UD announces new computer science major


Ghianda Becerril
Staff Writer

The University of Dallas announced the addition of a Computer Science major to the undergraduate degree program last Friday. Students interested would be required to take 50 hours of computer science, math and physics courses on top of the core curriculum required by the university.
“The computer science major will be a nice addition to, and work with, the liberal arts focus at the University of Dallas,” announced Dr. David Andrews, mathematics department chair in the press release. “Programming is a creative act that appeals to much of our human nature.”
The new major will be modeled after the math major, allowing students the opportunity to combine their study of the technical aspects of the field with the arts and humanities that the Core offers, according to Andrews.
In the press release, Andrews stated that the discipline has been a worthy part of the university’s undergraduate curriculum as a concentration for about 30 years. “Computer science requires careful, critical thinking, but also involves a creative and intellectual pursuit that will be well-balanced at the University.”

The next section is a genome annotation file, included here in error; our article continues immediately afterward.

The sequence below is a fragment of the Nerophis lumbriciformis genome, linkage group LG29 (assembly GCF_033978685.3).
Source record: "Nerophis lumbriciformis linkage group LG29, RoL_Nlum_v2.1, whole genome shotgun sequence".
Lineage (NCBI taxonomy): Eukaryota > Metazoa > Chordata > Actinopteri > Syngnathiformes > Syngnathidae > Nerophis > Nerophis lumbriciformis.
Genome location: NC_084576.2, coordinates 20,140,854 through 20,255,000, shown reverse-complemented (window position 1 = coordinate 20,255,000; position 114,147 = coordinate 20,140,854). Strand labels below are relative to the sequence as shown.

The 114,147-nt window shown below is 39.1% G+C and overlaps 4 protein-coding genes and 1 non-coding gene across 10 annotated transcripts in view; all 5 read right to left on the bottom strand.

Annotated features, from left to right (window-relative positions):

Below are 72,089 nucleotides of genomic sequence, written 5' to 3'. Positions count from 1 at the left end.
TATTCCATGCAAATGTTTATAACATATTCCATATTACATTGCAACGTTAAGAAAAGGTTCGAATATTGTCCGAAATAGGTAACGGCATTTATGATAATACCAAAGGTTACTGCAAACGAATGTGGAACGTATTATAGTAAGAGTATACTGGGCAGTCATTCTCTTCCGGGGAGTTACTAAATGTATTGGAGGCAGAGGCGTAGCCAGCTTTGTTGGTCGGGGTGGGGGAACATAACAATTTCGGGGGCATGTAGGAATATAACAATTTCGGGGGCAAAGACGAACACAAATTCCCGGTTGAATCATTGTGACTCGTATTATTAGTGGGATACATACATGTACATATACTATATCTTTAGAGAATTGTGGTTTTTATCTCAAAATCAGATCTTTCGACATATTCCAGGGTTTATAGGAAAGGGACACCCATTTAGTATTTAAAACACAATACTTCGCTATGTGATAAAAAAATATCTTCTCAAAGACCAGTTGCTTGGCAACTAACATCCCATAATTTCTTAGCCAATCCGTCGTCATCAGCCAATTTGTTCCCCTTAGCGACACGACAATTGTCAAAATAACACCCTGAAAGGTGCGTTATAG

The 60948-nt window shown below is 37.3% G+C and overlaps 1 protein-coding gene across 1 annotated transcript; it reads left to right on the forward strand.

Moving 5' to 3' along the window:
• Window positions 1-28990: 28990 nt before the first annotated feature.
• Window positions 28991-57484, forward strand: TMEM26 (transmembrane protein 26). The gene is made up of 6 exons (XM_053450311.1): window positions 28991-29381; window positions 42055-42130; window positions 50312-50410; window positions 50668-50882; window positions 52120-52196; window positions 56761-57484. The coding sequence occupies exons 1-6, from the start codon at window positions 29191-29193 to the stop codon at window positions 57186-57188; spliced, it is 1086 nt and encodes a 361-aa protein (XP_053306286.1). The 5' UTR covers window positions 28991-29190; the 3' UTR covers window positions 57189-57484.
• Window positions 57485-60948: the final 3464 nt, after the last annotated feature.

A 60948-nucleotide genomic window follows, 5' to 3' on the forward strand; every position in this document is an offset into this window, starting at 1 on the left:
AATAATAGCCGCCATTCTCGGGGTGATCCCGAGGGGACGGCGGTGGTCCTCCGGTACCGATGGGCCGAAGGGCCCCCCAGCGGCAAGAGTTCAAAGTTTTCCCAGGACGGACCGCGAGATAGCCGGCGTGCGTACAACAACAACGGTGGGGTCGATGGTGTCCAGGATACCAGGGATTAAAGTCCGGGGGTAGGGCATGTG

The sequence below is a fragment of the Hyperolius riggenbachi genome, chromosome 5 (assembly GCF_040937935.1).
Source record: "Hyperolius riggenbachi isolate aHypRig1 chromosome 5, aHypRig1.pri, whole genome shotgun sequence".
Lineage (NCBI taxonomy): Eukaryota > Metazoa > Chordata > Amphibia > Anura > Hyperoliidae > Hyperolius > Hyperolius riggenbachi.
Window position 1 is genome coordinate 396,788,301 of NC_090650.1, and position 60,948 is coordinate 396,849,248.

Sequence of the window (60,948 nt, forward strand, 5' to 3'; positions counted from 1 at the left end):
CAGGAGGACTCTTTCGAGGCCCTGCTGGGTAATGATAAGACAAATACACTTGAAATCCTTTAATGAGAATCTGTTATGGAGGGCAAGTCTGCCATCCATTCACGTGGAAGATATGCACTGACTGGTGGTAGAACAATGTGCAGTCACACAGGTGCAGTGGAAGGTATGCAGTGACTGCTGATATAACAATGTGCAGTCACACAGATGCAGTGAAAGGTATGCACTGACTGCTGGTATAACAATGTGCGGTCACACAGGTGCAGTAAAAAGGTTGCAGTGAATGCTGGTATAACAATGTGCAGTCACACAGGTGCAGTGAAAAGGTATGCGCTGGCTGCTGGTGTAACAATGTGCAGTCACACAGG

“Students will be able to declare as a computer science major at the beginning of next year,” said Andrews.
Students interested in the major have been encouraged to take the classes offered. “I have always been interested in computer science,” said Reid Hansen, sophomore. “When the school announced that there would finally be a major in computer science, I was ecstatic.”
This unique program is known for the strong relationship with the UD core. With this relationship, the students will be allowed to apply the written and oral communication skills that they learn in the core towards their work as computer scientists.
Some students decided on the major after taking the introductory course, Introduction to Computer Science, as an elective. “I decided that even though it would take an extra year, I wanted to double major in computer science and business,” said Hansen.
Andrews said, “It is our desire that our students will understand how they will perfect themselves and serve their fellow man in and through their continuing work in the field.”


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